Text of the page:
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Related to smoking: Cigarette smoking
Indisputably incriminating evidence. Likened to a gun that is still smoking after having been fired. A smoking gun was revealed in the form of emails documenting the man's involvement in the money laundering scheme. So far the prosecutor has presented only circumstantial evidence, but she's expected to reveal a smoking gun against the defendant soon.
what was (one) smoking
slang What were you thinking? Used to express confusion, annoyance, or surprise at someone's past actions. The phrase alludes to drug use. What were you smoking when you picked out this hideous wallpaper? What were we smoking when we thought a flight at 6 AM was a good idea?
1. Literally, to fill a space with smoke to force a person or animal out of hiding. A noun or pronoun can be used between "smoke" and "out." The terrorists are in the center of the building, and will surely kill any officers who try to enter. I think our best bet is to try to smoke them out. Back on the farm, we used to smoke out rats by running a hose from the exhaust pipe of our pickup truck into their nest.
2. To expose someone or something and bring it to the attention of the public. A noun or pronoun can be used between "smoke" and "out." We were able to smoke the crooked cop out by hiding a microphone in the back alley where he took bribes from criminals. The newspaper smoked out the government's illegal use of torture to extract information from prisoners during the war.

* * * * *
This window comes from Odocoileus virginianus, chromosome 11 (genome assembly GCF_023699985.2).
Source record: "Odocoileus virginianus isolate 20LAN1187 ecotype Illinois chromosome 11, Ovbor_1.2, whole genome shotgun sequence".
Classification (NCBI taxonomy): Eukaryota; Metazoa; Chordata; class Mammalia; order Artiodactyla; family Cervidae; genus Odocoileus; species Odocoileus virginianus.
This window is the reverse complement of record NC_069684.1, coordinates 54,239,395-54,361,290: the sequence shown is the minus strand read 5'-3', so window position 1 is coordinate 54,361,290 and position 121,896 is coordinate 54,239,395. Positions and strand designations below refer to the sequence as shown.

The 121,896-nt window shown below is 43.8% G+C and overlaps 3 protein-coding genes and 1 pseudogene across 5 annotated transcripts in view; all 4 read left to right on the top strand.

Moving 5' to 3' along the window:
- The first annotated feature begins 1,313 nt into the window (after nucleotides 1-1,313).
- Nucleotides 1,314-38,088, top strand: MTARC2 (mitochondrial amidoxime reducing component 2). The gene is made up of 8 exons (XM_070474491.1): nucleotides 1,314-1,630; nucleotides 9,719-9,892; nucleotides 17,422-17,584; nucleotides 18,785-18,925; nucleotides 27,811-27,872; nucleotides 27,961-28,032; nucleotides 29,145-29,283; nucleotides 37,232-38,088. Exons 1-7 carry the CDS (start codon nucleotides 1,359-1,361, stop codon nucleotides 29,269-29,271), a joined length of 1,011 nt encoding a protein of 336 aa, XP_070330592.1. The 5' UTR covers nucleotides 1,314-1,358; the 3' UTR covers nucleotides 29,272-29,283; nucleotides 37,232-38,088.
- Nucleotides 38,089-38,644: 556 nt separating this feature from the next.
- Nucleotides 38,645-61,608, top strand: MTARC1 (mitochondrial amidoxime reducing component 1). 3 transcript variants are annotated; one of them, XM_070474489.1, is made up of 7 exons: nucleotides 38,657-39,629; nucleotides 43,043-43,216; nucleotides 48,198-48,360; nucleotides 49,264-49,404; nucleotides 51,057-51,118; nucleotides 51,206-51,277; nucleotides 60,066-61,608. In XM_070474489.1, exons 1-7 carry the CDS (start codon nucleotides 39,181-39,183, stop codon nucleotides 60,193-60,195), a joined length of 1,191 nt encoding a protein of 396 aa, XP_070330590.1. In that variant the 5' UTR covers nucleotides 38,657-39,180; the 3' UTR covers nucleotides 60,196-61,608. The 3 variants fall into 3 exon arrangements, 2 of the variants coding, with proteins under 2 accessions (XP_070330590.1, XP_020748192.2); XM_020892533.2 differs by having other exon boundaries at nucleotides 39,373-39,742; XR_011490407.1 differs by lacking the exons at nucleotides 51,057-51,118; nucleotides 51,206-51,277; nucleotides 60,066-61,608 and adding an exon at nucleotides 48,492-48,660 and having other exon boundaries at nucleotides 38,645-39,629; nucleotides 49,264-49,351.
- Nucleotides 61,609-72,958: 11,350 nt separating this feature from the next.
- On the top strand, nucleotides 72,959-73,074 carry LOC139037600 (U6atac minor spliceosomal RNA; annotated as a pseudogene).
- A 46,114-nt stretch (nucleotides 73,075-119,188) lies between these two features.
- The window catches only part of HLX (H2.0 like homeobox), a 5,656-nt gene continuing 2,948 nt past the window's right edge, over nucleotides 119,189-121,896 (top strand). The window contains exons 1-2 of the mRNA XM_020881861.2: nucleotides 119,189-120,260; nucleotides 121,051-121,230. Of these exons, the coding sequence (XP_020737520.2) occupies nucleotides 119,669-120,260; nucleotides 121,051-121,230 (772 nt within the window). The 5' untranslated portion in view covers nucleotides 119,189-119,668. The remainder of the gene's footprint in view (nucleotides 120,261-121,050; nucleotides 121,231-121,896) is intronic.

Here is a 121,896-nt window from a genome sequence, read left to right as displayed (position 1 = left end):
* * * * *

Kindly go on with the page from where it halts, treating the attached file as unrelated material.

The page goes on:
smoke like a chimney
To smoke cigarettes, cigars, pipes, etc., continuously and in large amounts. My grandma smoked like a chimney and lived to be 94 years old, so I can never take people's warnings about cigarettes too seriously. Every Sunday, my father would plonk himself in his favorite armchair with the newspaper, smoking like a chimney.
1. To emit a large amount of smoke that fills some space. A noun or pronoun can be used between "smoke" and "up." The bacon started burning and smoked up the whole kitchen. I'm so glad my father gave up cigarettes—it was always disgusting whenever he smoked the living room up.
2. slang To smoke marijuana. I smoked up way too much during college—I don't even remember those years very well! Hey, wanna come smoke up with us after work?
3. slang To invite or enable someone to smoke marijuana. A noun or pronoun can be used between "smoke" and "up." He offered to smoke me up, but I never smoke weed after I've been drinking. John, don't smoke up Tommy like that, OK? He's still in high school!